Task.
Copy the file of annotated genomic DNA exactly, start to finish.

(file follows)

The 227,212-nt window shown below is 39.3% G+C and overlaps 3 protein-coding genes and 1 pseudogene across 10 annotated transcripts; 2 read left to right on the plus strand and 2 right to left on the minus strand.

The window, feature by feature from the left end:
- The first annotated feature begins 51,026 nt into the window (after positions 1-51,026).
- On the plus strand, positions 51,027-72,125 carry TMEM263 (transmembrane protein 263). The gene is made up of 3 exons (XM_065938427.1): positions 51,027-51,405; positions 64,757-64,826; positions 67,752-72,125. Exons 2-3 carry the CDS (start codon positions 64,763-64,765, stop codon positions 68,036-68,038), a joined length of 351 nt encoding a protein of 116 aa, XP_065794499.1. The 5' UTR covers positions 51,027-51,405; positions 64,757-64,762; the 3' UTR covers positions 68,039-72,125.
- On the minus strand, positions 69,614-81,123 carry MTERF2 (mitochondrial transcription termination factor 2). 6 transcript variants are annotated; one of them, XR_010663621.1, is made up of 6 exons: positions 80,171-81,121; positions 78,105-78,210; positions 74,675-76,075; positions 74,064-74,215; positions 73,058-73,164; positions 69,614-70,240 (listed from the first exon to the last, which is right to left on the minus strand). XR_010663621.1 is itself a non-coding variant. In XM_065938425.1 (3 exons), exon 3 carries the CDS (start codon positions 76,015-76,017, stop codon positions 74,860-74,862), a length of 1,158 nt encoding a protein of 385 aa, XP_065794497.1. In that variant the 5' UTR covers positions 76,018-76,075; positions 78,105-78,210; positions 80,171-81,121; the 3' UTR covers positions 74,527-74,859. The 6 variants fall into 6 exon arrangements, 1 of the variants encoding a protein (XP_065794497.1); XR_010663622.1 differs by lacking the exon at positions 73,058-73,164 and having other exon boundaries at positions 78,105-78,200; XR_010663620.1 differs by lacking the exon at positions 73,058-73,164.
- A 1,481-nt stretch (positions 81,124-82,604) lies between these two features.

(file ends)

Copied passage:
The 227,212-nt window shown below is 39.3% G+C and overlaps 3 protein-coding genes and 1 pseudogene across 10 annotated transcripts; 2 read left to right on the plus strand and 2 right to left on the minus strand.

The window, feature by feature from the left end:
- The first annotated feature begins 51,026 nt into the window (after positions 1-51,026).
- On the plus strand, positions 51,027-72,125 carry TMEM263 (transmembrane protein 263). The gene is made up of 3 exons (XM_065938427.1): positions 51,027-51,405; positions 64,757-64,826; positions 67,752-72,125. Exons 2-3 carry the CDS (start codon positions 64,763-64,765, stop codon positions 68,036-68,038), a joined length of 351 nt encoding a protein of 116 aa, XP_065794499.1. The 5' UTR covers positions 51,027-51,405; positions 64,757-64,762; the 3' UTR covers positions 68,039-72,125.
- On the minus strand, positions 69,614-81,123 carry MTERF2 (mitochondrial transcription termination factor 2). 6 transcript variants are annotated; one of them, XR_010663621.1, is made up of 6 exons: positions 80,171-81,121; positions 78,105-78,210; positions 74,675-76,075; positions 74,064-74,215; positions 73,058-73,164; positions 69,614-70,240 (listed from the first exon to the last, which is right to left on the minus strand). XR_010663621.1 is itself a non-coding variant. In XM_065938425.1 (3 exons), exon 3 carries the CDS (start codon positions 76,015-76,017, stop codon positions 74,860-74,862), a length of 1,158 nt encoding a protein of 385 aa, XP_065794497.1. In that variant the 5' UTR covers positions 76,018-76,075; positions 78,105-78,210; positions 80,171-81,121; the 3' UTR covers positions 74,527-74,859. The 6 variants fall into 6 exon arrangements, 1 of the variants encoding a protein (XP_065794497.1); XR_010663622.1 differs by lacking the exon at positions 73,058-73,164 and having other exon boundaries at positions 78,105-78,200; XR_010663620.1 differs by lacking the exon at positions 73,058-73,164.
- A 1,481-nt stretch (positions 81,124-82,604) lies between these two features.